Our King and Queen. Their message. Have hope. Build Lāhui. Remember and honor the past but embrace the future. Forgive. Love each other. Love God. The time is now. Now. Not just for Hawai’i. For the World. Now.


We embraced. Shared our love with each other. Prepared to depart to many destinations and commitments for the day. ‘Opio from Kamehameha Schools arrived, part of one grade level. As they walked together to experience Mauna ‘Ala, their presence provided so much needed hope for us all. The legacy of Ke Ali’i Pauahi.


Then Ke Kula Kaiapuni `o Ānuenue arrived. The ‘opio. Haumana. Kumu. Makua. ‘Ohana. En Masse. In Malo, Kihei. Traditional clothing. As the large lauhala mats were spread out, they awaited at the entrance. Oli resounded and the hope of a Nation filed in slowly. In rows of kane, wahine, keiki and ‘opio. Their presence raised the Hawaiian Flag even higher as the same constant breeze, unrelenting that morning, the Hā of the kupuna i hala, blew the Hawaiian flag as high as it could reach. Mai nā kūpuna mai. Hā Ke Akua i ka lewa. The constant and unrelenting breeze. The constant and unrelenting Hawaiian spirit.


As the keiki and ‘opio gave their individual ho’okupu of hula and mele. It suddenly all made sense. We made promises earlier that morning. In the hallowed Tomb. E ho’omau. Holomua. Aloha Kekahi i Kekahi. Aloha Ke Akua. And here filed in the hope of our Nation. The fulfillment of those solemn and sacred promises. Mahalo Ke Akua. Mahalo e na kūpuna. Those of us who could stay, watched the different hula, recharging our spirit. Even Kahu Maioho replenished his gentle spirit with the sight of the beautiful ‘opio giving their love to the kupuna.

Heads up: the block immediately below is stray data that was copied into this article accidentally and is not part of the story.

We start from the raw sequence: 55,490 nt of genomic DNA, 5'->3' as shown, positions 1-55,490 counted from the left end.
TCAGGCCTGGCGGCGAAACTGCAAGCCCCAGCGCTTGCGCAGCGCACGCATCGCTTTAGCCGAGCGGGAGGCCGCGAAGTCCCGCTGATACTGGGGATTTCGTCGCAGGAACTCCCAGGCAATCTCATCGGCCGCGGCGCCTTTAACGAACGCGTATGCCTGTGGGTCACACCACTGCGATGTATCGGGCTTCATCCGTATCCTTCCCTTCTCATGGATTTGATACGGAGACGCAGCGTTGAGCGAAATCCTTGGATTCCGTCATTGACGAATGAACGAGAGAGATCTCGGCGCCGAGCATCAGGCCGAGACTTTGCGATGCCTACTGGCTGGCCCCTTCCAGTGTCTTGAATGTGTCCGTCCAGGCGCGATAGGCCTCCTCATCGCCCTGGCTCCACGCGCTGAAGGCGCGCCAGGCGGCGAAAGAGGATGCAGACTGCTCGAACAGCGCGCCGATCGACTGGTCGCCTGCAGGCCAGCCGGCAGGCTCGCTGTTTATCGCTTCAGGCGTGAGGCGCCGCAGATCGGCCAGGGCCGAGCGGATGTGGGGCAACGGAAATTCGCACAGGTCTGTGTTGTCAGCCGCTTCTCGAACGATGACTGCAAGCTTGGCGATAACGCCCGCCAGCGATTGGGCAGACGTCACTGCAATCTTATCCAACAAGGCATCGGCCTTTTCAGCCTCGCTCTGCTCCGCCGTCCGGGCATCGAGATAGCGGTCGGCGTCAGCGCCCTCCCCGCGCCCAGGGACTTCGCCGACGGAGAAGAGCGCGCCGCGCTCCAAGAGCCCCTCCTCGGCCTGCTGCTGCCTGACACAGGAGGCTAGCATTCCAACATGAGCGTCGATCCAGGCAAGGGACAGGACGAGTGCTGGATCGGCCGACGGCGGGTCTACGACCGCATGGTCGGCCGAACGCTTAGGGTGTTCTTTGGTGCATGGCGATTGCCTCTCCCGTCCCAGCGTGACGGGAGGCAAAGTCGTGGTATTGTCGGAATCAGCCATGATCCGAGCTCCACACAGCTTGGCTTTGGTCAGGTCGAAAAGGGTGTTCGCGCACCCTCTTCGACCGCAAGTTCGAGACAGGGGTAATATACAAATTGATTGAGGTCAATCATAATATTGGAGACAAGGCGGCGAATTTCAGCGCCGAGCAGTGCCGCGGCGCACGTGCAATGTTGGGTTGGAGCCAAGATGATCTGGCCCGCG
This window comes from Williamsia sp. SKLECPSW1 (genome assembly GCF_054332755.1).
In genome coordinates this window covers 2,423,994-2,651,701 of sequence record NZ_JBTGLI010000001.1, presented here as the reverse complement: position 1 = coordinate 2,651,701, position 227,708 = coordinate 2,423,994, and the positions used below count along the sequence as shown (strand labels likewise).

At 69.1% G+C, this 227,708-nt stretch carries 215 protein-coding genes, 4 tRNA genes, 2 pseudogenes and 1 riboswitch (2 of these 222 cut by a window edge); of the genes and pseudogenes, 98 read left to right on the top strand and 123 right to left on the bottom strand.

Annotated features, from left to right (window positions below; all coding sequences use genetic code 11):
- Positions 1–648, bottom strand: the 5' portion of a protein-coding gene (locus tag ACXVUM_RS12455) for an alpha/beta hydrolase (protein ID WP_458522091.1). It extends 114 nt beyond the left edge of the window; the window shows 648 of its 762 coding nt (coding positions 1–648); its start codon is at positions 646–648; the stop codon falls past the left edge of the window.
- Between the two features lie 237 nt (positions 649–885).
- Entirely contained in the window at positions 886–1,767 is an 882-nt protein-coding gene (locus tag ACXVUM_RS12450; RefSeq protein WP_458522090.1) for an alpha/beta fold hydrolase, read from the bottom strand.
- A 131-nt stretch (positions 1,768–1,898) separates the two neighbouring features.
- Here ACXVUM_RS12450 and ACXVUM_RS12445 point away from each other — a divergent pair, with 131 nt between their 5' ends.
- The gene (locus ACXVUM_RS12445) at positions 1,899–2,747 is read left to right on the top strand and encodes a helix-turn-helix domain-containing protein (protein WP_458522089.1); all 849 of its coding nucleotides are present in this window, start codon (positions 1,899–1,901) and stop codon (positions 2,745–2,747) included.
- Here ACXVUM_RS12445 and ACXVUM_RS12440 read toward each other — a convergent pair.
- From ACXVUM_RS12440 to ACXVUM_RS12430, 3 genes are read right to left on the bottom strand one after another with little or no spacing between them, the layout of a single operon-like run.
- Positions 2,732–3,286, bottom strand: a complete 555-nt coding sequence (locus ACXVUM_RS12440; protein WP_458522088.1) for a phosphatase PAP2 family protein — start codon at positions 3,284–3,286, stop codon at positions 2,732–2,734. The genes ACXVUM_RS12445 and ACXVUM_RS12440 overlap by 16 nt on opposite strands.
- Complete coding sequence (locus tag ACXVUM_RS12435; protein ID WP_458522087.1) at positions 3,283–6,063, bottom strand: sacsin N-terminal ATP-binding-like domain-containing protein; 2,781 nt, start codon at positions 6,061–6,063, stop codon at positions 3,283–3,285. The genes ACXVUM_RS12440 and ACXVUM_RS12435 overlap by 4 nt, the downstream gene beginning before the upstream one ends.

Then our eclectic group slowly dissipated to other destinations. Some reunited at the Palace to ‘aha again. Others to previous commitments. Others to their jobs. But the ‘ike to visit Kūkaniloko, the piko of O’ahu entered some minds and hearts and a hui decided to go to Kūkaniloko on Thursday morning. That ‘ike would prove to be divine guidance beyond any of our comprehension at the time.